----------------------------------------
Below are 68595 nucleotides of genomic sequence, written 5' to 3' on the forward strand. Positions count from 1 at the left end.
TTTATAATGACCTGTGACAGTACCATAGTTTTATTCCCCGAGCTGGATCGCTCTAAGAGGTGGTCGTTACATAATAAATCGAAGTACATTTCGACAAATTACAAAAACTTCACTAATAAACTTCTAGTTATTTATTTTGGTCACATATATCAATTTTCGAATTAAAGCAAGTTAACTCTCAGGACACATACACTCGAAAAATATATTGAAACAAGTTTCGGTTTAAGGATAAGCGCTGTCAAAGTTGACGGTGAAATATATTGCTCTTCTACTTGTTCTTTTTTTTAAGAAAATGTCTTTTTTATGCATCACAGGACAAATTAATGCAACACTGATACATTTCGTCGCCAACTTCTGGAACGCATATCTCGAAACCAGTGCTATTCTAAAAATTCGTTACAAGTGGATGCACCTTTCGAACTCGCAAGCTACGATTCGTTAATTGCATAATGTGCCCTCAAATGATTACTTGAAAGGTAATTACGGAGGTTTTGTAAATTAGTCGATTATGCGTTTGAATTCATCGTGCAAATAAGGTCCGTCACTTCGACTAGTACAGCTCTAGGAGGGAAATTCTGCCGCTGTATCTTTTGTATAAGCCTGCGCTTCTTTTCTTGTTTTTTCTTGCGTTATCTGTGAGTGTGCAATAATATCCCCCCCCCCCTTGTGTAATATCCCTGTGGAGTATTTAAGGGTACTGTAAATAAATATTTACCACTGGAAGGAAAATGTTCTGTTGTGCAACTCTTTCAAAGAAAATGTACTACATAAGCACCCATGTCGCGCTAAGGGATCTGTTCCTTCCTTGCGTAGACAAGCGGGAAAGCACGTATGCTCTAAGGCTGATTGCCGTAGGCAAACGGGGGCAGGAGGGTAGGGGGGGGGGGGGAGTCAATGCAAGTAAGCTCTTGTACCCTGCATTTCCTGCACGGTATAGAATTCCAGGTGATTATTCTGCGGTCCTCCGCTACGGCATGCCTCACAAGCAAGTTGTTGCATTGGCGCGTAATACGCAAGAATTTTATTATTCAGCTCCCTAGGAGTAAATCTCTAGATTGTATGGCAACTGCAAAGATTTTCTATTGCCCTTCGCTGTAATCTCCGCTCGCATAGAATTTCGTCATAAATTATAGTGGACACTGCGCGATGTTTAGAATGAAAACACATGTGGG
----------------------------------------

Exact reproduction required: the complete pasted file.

Below are 68595 nucleotides of genomic sequence, written 5' to 3' on the forward strand. Positions count from 1 at the left end.
TTTATAATGACCTGTGACAGTACCATAGTTTTATTCCCCGAGCTGGATCGCTCTAAGAGGTGGTCGTTACATAATAAATCGAAGTACATTTCGACAAATTACAAAAACTTCACTAATAAACTTCTAGTTATTTATTTTGGTCACATATATCAATTTTCGAATTAAAGCAAGTTAACTCTCAGGACACATACACTCGAAAAATATATTGAAACAAGTTTCGGTTTAAGGATAAGCGCTGTCAAAGTTGACGGTGAAATATATTGCTCTTCTACTTGTTCTTTTTTTTAAGAAAATGTCTTTTTTATGCATCACAGGACAAATTAATGCAACACTGATACATTTCGTCGCCAACTTCTGGAACGCATATCTCGAAACCAGTGCTATTCTAAAAATTCGTTACAAGTGGATGCACCTTTCGAACTCGCAAGCTACGATTCGTTAATTGCATAATGTGCCCTCAAATGATTACTTGAAAGGTAATTACGGAGGTTTTGTAAATTAGTCGATTATGCGTTTGAATTCATCGTGCAAATAAGGTCCGTCACTTCGACTAGTACAGCTCTAGGAGGGAAATTCTGCCGCTGTATCTTTTGTATAAGCCTGCGCTTCTTTTCTTGTTTTTTCTTGCGTTATCTGTGAGTGTGCAATAATATCCCCCCCCCCCTTGTGTAATATCCCTGTGGAGTATTTAAGGGTACTGTAAATAAATATTTACCACTGGAAGGAAAATGTTCTGTTGTGCAACTCTTTCAAAGAAAATGTACTACATAAGCACCCATGTCGCGCTAAGGGATCTGTTCCTTCCTTGCGTAGACAAGCGGGAAAGCACGTATGCTCTAAGGCTGATTGCCGTAGGCAAACGGGGGCAGGAGGGTAGGGGGGGGGGGGGAGTCAATGCAAGTAAGCTCTTGTACCCTGCATTTCCTGCACGGTATAGAATTCCAGGTGATTATTCTGCGGTCCTCCGCTACGGCATGCCTCACAAGCAAGTTGTTGCATTGGCGCGTAATACGCAAGAATTTTATTATTCAGCTCCCTAGGAGTAAATCTCTAGATTGTATGGCAACTGCAAAGATTTTCTATTGCCCTTCGCTGTAATCTCCGCTCGCATAGAATTTCGTCATAAATTATAGTGGACACTGCGCGATGTTTAGAATGAAAACACATGTGGG